Monday, November 12, 2007

Monserrate Revisited . . . At Night

“On no account walk down in the dark. It is best not to go alone. On weekdays, it is not recommended to walk up and especially not down. You should also take a bus or taxi to the foot of the hill Monday-Friday and, at all times, from the bottom station into town.”
Footprint South American Handbook on climbing Monserrate

I have to admit it. I’m very stubborn, sometimes to a fault. I’m like the kid whose parents tell him not to touch the stove and then he goes and does it anyway and gets burned. Then again, if I listened to everyone, I probably wouldn’t be in Colombia right now.

But now here I am, yesterday morning, gazing up at a beautiful and rare cloudless sky. It’s the rainy season. I’m thinking to myself, wow, what a great day to go for a hike, only I’ve been up all night partying and have a tremendous urge to sleep. Go for a hike or sleep? Naturally, I did both, resting until early afternoon and then forcing myself to climb Monserrate, the most famous mountain-peak in Bogota located at the edge of downtown. There is a cable car or funicular railway to the top. Not my style.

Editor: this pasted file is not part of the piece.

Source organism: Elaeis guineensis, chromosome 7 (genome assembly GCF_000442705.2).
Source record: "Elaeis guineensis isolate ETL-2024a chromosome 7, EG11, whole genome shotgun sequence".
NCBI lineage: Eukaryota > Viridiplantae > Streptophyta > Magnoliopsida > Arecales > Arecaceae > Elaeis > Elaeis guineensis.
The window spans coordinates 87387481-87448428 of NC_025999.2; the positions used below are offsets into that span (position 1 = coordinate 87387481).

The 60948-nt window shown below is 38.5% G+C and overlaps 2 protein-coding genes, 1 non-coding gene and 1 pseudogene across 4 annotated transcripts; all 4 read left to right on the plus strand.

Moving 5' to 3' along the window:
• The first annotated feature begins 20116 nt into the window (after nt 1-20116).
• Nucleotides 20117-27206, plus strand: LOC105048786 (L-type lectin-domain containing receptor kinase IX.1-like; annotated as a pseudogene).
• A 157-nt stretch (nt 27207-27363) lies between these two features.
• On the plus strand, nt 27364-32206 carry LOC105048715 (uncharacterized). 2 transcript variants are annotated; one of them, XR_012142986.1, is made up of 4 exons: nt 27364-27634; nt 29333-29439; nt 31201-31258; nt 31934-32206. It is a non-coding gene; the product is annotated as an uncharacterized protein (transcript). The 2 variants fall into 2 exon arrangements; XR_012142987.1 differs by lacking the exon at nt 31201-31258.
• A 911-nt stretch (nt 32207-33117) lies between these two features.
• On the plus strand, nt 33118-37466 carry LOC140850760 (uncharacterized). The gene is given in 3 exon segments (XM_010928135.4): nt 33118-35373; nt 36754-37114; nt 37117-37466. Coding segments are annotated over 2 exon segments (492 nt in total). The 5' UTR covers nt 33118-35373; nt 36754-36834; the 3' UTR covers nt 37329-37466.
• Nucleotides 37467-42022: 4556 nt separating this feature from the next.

On the hike up, the stone pathway was crowded with Colombian families, most of whom were headed downward. Because it was a holiday weekend, virtually every small shack or stand was open selling food or knit-knacks. The top is very serene and peaceful. It seems like a different world from the constant sound of buses shifting gears and cars honking that permeate throughout the city. It’s a great little hike too, about an hour and 20 minutes, and just strenuous enough for a good workout. I’ve wanted to go more often, but due to bad weather and a busy schedule I’ve only made the trek twice.

I waited until the sun set and it was dark before I began walking down, which everyone advises otherwise. However, it was a most enjoyable time going down the dark path and looking at millions of white lights below. I had the entire path to myself. The only people I saw were the half dozen or so families that lived in small shacks next to the mountain’s path. They greeted me with smiles and seemed happy that I passed by. It was silent except for the faint sound of Vallenato music in the distance and an occasional automobile honking. When I reached the bottom, I walked alone down the dark, desolate streets into town where I hopped on a bus and headed home.

I believe there’s something to be said for listening to the advice of others. There’s also something to be said for trusting your gut and enjoying the moment.

For more on Monserrate, please visit an old blog I wrote or view my photos.